The most important skill in pipe smoking is being able to pack the bowl properly. Otherwise, you won’t enjoy the hobby as much as you could be. If packed too tightly, it will be tough to draw smoke and the tobacco won’t burn evenly. If packed too loosely, the pipe could get pretty hot and won’t stay lit for very long. That’s why the pack is important!

Unfortunately, while proper packing is an important skill, it’s also probably the most difficult to master. Even after years of smoking, you might still have a sub-par pack from time to time. However, it’s partly the fostering of patience and determination that makes pipe smoking the great form of smoking that it is.

It’s paramount not to get overly frustrated, and give up. You will master this skill if you try, and once you do, you will feel accomplished. You’ll also likely want to begin teaching others, which is equally as rewarding as doing it yourself!

There are three main ways to properly pack a pipe, and different people choose different methods. It doesn’t matter which you use, the important thing is that it works for you.

On the Drier Side

You want your tobacco to be fairly dry. How dry is fairly dry? Well, you want it somewhere between bone-dry and soaking wet. More specifically, you want it dry enough that it really doesn’t even feel moist when you touch it. It should just barely feel moist, but when you squeeze it between your fingers, it shouldn’t crumble (then it’s too dry). If you find that your tobacco is too moist, spread it out on a paper towel and dry it out for as long as you need to.

Avoid the Tongue-ache

Don’t even bother trying to smoke overly moist tobacco. It WON’T be a good experience. You’ll have problems lighting it, keeping it lit, getting good smoke from it, and it will likely burn hot and wet, leaving your tongue soar and your pipe gurgling. That ‘gurgle’ is water being deposited in the various cavities of your pipe, and one of life’s more unpleasant experiences is inadvertently sucking that ‘water’ up the stem as you draw… and then tasting it.


The two-pinch method is probably the simplest of the three. Pinch out the most tobacco that you can comfortably hold between your thumb and two fingers. Work it into the bowl and stuff it down.

Don’t use too much pressure. This means the tobacco is not firmly packed, but not loosely packed either. If you turn the pipe upside down the tobacco should be packed tightly enough that it doesn’t fall out without a good shake of the pipe.

Then take a bigger pinch of tobacco between your thumb and three fingers and follow suit. This time the pinch should almost look like it will be too much to fit into the rest of the bowl. Stuff it in using a bit more pressure. When you’ve worked it all in, pack it down until the tobacco is compacted but slightly spongy to the touch.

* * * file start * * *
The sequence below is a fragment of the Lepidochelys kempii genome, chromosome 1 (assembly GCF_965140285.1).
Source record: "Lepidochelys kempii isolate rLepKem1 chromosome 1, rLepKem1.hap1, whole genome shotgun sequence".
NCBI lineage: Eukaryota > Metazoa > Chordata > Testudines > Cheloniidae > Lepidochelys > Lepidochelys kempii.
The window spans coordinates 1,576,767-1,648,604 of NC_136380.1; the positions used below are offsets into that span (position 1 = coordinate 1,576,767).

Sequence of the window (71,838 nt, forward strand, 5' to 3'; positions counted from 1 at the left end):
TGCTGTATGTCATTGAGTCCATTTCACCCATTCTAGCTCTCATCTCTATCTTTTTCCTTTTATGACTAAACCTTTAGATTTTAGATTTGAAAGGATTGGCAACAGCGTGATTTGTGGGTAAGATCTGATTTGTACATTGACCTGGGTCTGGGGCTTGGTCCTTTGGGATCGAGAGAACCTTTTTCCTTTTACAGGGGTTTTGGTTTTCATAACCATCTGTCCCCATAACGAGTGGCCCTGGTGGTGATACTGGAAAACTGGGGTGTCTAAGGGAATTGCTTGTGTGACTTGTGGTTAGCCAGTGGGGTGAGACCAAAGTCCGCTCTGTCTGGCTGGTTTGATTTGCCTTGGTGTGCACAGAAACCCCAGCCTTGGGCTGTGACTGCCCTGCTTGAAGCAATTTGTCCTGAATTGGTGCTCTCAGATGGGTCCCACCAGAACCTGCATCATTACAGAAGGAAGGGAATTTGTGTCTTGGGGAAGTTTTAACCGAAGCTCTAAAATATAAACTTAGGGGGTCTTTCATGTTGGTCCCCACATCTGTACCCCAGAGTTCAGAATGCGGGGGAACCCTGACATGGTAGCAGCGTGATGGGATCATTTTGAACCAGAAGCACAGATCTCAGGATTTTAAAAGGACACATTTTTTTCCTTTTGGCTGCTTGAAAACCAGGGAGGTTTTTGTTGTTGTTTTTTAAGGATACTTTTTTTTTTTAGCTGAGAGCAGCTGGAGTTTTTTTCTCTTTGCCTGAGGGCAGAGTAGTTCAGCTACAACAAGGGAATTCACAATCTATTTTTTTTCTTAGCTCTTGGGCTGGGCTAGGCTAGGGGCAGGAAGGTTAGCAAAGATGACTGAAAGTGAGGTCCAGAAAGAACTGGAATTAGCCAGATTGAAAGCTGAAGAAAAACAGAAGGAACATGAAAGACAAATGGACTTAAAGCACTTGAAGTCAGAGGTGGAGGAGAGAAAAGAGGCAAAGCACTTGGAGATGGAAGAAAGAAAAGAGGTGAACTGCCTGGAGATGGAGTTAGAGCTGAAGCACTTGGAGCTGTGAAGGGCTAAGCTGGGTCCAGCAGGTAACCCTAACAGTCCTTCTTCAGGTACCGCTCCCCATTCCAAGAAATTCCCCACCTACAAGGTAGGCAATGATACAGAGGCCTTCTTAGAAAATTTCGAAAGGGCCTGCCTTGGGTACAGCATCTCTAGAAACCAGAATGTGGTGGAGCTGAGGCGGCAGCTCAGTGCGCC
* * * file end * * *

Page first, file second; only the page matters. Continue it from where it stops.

Like the two-pinch method, you’ll take a pinch between your thumb and two fingers, and pack it into the bowl.

The second pinch should be a bit larger than the first, but not by much. Pack the second pinch more firmly than the first. There’s an old adage: the first pinch should be packed with the strength of a baby, the second with the strength of a woman, and the third with that of a man.

The third pinch should be large… as much as you can comfortably hold between your thumb and three fingers. Work the tobacco in and tamp down firmly with you finger or tamper, applying even pressure to make the tobacco surface flat.

Start by cupping the palm of your non-dominant hand. Fill the palm of your hand with more tobacco than you will need to pack your pipe.

Then take the pipe in your other hand and gently place the empty bowl atop the tobacco, moving it in a circular motion. Keep your palm cupped, or you may end up with tobacco all over the table and none in your pipe.

Look inside the bowl. You should see that the pipe has essentially filled itself with tobacco. It won’t be too densely packed though, so feel free to tamp it with a finger or tamper and repeat the process until the bowl is packed fully. Once the tobacco feels just a bit spongey to the touch, the bowl is packed!

The Ultimate Guide to Pipe Smoking Choosing your first smoking pipe can be a tough decision to make, especially in a time where there are more options than ever. However, with a little help, you ]]>